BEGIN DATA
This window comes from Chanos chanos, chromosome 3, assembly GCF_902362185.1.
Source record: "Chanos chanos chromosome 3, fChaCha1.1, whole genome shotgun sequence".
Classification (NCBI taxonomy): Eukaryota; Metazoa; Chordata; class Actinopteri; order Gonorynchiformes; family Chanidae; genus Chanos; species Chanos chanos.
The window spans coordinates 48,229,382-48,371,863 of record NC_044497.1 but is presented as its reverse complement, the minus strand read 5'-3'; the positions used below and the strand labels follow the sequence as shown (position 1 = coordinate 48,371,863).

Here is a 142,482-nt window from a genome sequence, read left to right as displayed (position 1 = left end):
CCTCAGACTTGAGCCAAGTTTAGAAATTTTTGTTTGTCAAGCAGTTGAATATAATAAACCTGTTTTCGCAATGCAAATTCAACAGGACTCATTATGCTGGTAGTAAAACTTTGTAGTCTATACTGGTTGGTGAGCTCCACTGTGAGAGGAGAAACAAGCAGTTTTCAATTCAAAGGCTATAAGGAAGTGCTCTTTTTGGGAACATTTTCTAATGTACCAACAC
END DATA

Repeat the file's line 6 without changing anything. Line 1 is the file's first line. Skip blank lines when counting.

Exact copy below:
CCTCAGACTTGAGCCAAGTTTAGAAATTTTTGTTTGTCAAGCAGTTGAATATAATAAACCTGTTTTCGCAATGCAAATTCAACAGGACTCATTATGCTGGTAGTAAAACTTTGTAGTCTATACTGGTTGGTGAGCTCCACTGTGAGAGGAGAAACAAGCAGTTTTCAATTCAAAGGCTATAAGGAAGTGCTCTTTTTGGGAACATTTTCTAATGTACCAACAC